It’s May, and once again we all begin the annual tentative donning of coats and scarves and hats and gloves. What better way to distract yourself from those grey chills and sniffles than with BOOKS? We can’t think of anything to beat them, frankly.
To aid you in your distraction, we have put together a brilliant bundle of brand-new books for your reading pleasure.
And to win a copy of one of the titles below, head over to Text’s Facebook page and tell us which one you’d like to win and why. Entries close 5 p.m. AEST, Thursday, 4 May.
The Last Garden by Eva Hornung
The brilliant, beautiful and powerful new novel from the author of Dog Boy. It tells the story of Benedict, a teenage boy whose life has been devastated by his parents’ murder-suicide in a remote South Australian community. Benedict moves into the barn and tries to find a way to hold his shattered world together.
The Last Garden is a powerful literary work about frailty, redemption and the healing power of animals.
The Only Girl in the World: A Memoir by Maude Julien with Ursula Gauthier (translated from the French by Adriana Hunter)
Maude Julien was raised in isolation, trained to be immune to torture and shock by parents who believed they could craft her into a ‘superhuman’.
The three lived in an isolated mansion in northern France, where her father made her undergo endless horrifying endurance tests. Maude had to hold an electric fence without flinching. Her parents locked her in a cellar overnight and ordered her to sit still on a stool in the dark, contemplating death, while rats scurried around her feet. How did this girl, with her loveless and lonely childhood, emerge so unscathed, so full of the empathy that was absent in her childhood? How did she manage to escape?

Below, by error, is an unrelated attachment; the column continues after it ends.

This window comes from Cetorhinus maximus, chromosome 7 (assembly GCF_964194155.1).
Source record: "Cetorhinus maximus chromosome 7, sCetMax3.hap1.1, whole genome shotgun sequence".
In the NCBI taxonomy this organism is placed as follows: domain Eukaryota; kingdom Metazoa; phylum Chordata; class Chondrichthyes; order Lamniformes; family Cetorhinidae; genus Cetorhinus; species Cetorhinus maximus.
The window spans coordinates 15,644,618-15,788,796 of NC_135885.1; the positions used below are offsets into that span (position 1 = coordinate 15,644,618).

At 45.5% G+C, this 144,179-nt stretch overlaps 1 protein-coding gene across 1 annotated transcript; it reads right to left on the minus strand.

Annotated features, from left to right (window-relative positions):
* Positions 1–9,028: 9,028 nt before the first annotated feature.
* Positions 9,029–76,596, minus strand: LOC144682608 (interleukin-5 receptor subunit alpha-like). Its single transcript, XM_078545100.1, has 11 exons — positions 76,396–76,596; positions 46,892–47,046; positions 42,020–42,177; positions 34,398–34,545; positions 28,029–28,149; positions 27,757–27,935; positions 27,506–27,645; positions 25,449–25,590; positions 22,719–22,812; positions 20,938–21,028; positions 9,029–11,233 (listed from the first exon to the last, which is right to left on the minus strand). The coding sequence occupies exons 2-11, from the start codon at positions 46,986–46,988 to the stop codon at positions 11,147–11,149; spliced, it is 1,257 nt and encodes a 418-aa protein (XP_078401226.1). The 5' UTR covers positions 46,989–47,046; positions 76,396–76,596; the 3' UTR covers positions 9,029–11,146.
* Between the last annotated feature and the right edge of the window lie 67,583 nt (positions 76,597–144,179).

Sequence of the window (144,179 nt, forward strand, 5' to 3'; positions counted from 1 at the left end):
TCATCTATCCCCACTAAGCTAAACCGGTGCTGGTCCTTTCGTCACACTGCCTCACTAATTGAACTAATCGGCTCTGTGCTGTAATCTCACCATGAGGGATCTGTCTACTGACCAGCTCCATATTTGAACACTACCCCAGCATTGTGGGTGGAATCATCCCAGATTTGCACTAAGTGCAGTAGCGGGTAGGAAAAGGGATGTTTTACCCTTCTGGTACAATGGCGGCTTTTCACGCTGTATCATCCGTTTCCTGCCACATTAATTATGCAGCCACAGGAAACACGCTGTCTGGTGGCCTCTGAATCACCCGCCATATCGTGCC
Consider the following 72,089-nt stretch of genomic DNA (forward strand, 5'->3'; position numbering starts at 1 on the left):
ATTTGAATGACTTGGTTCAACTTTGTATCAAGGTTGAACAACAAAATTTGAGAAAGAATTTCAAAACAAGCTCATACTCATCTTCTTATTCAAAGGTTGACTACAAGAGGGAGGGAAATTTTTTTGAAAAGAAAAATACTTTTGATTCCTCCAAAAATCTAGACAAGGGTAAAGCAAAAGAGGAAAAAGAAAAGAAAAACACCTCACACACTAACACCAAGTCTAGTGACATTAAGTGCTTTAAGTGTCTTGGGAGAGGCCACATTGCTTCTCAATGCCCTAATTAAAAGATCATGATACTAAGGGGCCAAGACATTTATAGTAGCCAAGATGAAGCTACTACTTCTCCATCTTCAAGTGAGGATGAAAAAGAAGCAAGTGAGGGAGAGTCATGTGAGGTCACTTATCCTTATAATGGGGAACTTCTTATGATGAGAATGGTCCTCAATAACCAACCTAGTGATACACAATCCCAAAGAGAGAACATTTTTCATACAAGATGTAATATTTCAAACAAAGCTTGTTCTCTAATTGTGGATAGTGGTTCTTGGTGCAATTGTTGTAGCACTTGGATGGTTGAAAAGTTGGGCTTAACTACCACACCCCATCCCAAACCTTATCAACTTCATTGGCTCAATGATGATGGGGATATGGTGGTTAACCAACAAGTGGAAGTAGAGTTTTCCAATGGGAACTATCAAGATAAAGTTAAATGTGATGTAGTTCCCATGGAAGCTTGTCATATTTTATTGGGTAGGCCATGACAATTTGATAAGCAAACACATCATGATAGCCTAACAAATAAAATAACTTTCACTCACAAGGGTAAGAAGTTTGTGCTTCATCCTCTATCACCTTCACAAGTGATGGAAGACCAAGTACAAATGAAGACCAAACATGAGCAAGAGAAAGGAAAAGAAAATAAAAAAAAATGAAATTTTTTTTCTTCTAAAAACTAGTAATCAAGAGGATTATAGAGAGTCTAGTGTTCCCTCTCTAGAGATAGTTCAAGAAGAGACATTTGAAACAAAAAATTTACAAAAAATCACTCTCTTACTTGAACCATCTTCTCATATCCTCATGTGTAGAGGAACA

The most astonishing and uplifting memoir you’ll read this year.
Expecting: The Inner Life of Pregnancy by Chitra Ramaswamy
A lyrical and elegant memoir about the nine months of pregnancy and birth, Expecting is an insightful reflection that will change the way you think about this universal experience.
When Chitra Ramaswamy discovered she was pregnant, she longed for a book that went above and beyond a manual. A book that did more than simply describe what was happening in her growing body day by day, week by week and month by month. A book that got to the heart of the bewildering, thrilling and strange experience that is pregnancy.
Freeman’s: Home edited by John Freeman
The third volume of John Freeman’s biannual journal explores the universal of home, with contributions from novelists, journalists and writers from across the globe, including Rabih Alameddine, Gerald Murnane, Viet Thanh Nguyen, Nir Baram and Marie Darrieussecq.
The Visit: Text Classics by Amy Witting, with an introduction by Susan Johnson
In this beguiling debut novel, a group of residents discover that a famous poet once lived in their country town and set out to find which local woman was his secret muse.
A Change in the Lighting: Text Classics by Amy Witting, with an introduction by Ashley Hay
Shortlisted for New South Wales Premier’s Literary Award.
When her husband of three decades announces he has a younger lover and wants a divorce, Ella Ferguson realises how protected her life has been. Alone, enraged, she must come to terms with her failed marriage and her relationships with her adult children. A Change in the Lighting, Amy Witting’s third novel, is the compelling story of a woman cast adrift.
Selected Stories: Text Classics by Amy Witting, with an introduction by Melanie Joosten
An unmissable new collection of twenty highlights from Amy Witting’s dazzling body of short fiction. This volume features two stories originally published in the New Yorker.
‘Brilliant distillations…tinged with latent tenderness.’ New York Times
Griffith Review 56: Millennials Strike Back edited by Julianne Schultz and Jerath Head
A timely and provocative edition of Australia’s most awarded quarterly, devoted to elevating Gen Y voices and how millennials are making their mark on the world. Includes contributions from Yassmin Abdel-Magied, Fiona Wright, Bri Lee and Khalid Warsame.
This is the best educated, most connected generation ever, but the world they live in does not offer easy pathways. Some millennials are detached and disillusioned, but others are coming up with innovative ideas, experimenting with new ways to live and work. Their vision and energy will shape the future.
You thought your May was going to be cold and dull, didn’t you? Well, now you know better!
Head over to Text’s Facebook page to tell us why you’d like a copy of one of the above titles.
Competition is open to AU/NZ residents. Entries close 5 p.m. AEST, Thursday, 4 May. Winners will be notified on Facebook .